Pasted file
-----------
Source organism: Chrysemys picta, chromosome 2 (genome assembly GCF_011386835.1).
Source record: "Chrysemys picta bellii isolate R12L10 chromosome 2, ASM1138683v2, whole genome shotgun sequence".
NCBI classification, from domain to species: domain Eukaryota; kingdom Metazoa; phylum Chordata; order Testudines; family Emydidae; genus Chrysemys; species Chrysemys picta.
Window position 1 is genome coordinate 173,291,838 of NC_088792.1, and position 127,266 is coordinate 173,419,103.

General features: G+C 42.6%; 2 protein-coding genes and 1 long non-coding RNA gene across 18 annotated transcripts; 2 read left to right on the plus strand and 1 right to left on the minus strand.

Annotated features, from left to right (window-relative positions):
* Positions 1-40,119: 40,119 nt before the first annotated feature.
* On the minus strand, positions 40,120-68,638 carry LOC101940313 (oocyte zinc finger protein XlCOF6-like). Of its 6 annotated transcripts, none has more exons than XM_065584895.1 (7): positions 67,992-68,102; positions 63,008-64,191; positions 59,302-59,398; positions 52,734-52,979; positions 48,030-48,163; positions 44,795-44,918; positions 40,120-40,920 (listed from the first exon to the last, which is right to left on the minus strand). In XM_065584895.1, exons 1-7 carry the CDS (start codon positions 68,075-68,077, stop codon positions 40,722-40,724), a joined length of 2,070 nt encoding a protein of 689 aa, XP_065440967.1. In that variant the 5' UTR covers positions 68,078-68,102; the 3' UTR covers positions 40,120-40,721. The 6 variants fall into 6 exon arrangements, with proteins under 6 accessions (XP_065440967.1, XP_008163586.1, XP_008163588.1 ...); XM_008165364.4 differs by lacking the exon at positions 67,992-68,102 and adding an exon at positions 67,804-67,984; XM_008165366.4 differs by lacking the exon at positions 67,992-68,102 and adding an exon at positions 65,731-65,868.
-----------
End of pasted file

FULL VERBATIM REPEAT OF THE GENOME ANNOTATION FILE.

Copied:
Source organism: Chrysemys picta, chromosome 2 (genome assembly GCF_011386835.1).
Source record: "Chrysemys picta bellii isolate R12L10 chromosome 2, ASM1138683v2, whole genome shotgun sequence".
NCBI classification, from domain to species: domain Eukaryota; kingdom Metazoa; phylum Chordata; order Testudines; family Emydidae; genus Chrysemys; species Chrysemys picta.
Window position 1 is genome coordinate 173,291,838 of NC_088792.1, and position 127,266 is coordinate 173,419,103.

General features: G+C 42.6%; 2 protein-coding genes and 1 long non-coding RNA gene across 18 annotated transcripts; 2 read left to right on the plus strand and 1 right to left on the minus strand.

Annotated features, from left to right (window-relative positions):
* Positions 1-40,119: 40,119 nt before the first annotated feature.
* On the minus strand, positions 40,120-68,638 carry LOC101940313 (oocyte zinc finger protein XlCOF6-like). Of its 6 annotated transcripts, none has more exons than XM_065584895.1 (7): positions 67,992-68,102; positions 63,008-64,191; positions 59,302-59,398; positions 52,734-52,979; positions 48,030-48,163; positions 44,795-44,918; positions 40,120-40,920 (listed from the first exon to the last, which is right to left on the minus strand). In XM_065584895.1, exons 1-7 carry the CDS (start codon positions 68,075-68,077, stop codon positions 40,722-40,724), a joined length of 2,070 nt encoding a protein of 689 aa, XP_065440967.1. In that variant the 5' UTR covers positions 68,078-68,102; the 3' UTR covers positions 40,120-40,721. The 6 variants fall into 6 exon arrangements, with proteins under 6 accessions (XP_065440967.1, XP_008163586.1, XP_008163588.1 ...); XM_008165364.4 differs by lacking the exon at positions 67,992-68,102 and adding an exon at positions 67,804-67,984; XM_008165366.4 differs by lacking the exon at positions 67,992-68,102 and adding an exon at positions 65,731-65,868.